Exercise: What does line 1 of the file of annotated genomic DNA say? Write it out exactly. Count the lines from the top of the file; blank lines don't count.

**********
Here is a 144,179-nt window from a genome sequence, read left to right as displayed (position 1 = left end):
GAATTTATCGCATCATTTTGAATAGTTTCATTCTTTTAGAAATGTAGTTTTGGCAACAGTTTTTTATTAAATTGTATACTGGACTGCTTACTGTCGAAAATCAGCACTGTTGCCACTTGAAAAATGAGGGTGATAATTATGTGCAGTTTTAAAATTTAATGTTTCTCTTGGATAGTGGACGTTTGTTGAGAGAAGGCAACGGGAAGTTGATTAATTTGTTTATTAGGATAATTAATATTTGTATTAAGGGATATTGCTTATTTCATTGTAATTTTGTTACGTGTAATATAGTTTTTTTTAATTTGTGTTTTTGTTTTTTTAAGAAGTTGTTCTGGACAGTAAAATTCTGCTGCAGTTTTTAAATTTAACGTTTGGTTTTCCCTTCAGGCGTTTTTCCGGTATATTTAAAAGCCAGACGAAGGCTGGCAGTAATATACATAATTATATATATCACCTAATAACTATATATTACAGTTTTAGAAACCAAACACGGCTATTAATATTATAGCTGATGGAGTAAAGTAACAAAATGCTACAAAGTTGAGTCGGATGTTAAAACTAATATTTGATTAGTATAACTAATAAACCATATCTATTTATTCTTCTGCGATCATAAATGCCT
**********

Here is a 144,179-nt window from a genome sequence, read left to right as displayed (position 1 = left end):